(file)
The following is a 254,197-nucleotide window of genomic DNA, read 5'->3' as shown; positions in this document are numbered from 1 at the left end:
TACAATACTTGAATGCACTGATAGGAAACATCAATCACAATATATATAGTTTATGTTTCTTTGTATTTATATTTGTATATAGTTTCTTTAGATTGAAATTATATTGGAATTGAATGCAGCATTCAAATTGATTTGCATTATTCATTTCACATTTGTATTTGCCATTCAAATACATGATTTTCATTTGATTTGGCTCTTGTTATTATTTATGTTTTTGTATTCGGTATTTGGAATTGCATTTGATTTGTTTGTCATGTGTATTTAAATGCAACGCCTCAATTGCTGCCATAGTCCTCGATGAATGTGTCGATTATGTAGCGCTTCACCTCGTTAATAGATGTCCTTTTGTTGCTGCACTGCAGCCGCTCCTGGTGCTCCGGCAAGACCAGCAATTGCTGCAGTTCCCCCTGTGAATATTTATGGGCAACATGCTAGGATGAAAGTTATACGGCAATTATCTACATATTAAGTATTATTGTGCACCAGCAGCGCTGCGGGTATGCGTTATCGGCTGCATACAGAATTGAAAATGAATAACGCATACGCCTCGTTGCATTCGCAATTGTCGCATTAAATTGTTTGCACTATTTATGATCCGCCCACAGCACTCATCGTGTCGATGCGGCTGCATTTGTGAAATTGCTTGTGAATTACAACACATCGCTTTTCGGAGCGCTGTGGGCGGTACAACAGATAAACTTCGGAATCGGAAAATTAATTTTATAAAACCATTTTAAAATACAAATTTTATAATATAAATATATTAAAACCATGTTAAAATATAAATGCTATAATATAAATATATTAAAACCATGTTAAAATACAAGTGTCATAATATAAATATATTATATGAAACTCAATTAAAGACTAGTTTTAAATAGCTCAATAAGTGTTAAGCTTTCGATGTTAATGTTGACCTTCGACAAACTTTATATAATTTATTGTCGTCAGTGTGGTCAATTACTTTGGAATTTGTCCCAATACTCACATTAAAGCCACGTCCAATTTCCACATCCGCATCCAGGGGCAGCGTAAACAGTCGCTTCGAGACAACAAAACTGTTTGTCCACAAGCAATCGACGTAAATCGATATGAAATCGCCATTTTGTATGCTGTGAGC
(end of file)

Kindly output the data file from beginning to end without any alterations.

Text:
The following is a 254,197-nucleotide window of genomic DNA, read 5'->3' as shown; positions in this document are numbered from 1 at the left end:
TACAATACTTGAATGCACTGATAGGAAACATCAATCACAATATATATAGTTTATGTTTCTTTGTATTTATATTTGTATATAGTTTCTTTAGATTGAAATTATATTGGAATTGAATGCAGCATTCAAATTGATTTGCATTATTCATTTCACATTTGTATTTGCCATTCAAATACATGATTTTCATTTGATTTGGCTCTTGTTATTATTTATGTTTTTGTATTCGGTATTTGGAATTGCATTTGATTTGTTTGTCATGTGTATTTAAATGCAACGCCTCAATTGCTGCCATAGTCCTCGATGAATGTGTCGATTATGTAGCGCTTCACCTCGTTAATAGATGTCCTTTTGTTGCTGCACTGCAGCCGCTCCTGGTGCTCCGGCAAGACCAGCAATTGCTGCAGTTCCCCCTGTGAATATTTATGGGCAACATGCTAGGATGAAAGTTATACGGCAATTATCTACATATTAAGTATTATTGTGCACCAGCAGCGCTGCGGGTATGCGTTATCGGCTGCATACAGAATTGAAAATGAATAACGCATACGCCTCGTTGCATTCGCAATTGTCGCATTAAATTGTTTGCACTATTTATGATCCGCCCACAGCACTCATCGTGTCGATGCGGCTGCATTTGTGAAATTGCTTGTGAATTACAACACATCGCTTTTCGGAGCGCTGTGGGCGGTACAACAGATAAACTTCGGAATCGGAAAATTAATTTTATAAAACCATTTTAAAATACAAATTTTATAATATAAATATATTAAAACCATGTTAAAATATAAATGCTATAATATAAATATATTAAAACCATGTTAAAATACAAGTGTCATAATATAAATATATTATATGAAACTCAATTAAAGACTAGTTTTAAATAGCTCAATAAGTGTTAAGCTTTCGATGTTAATGTTGACCTTCGACAAACTTTATATAATTTATTGTCGTCAGTGTGGTCAATTACTTTGGAATTTGTCCCAATACTCACATTAAAGCCACGTCCAATTTCCACATCCGCATCCAGGGGCAGCGTAAACAGTCGCTTCGAGACAACAAAACTGTTTGTCCACAAGCAATCGACGTAAATCGATATGAAATCGCCATTTTGTATGCTGTGAGC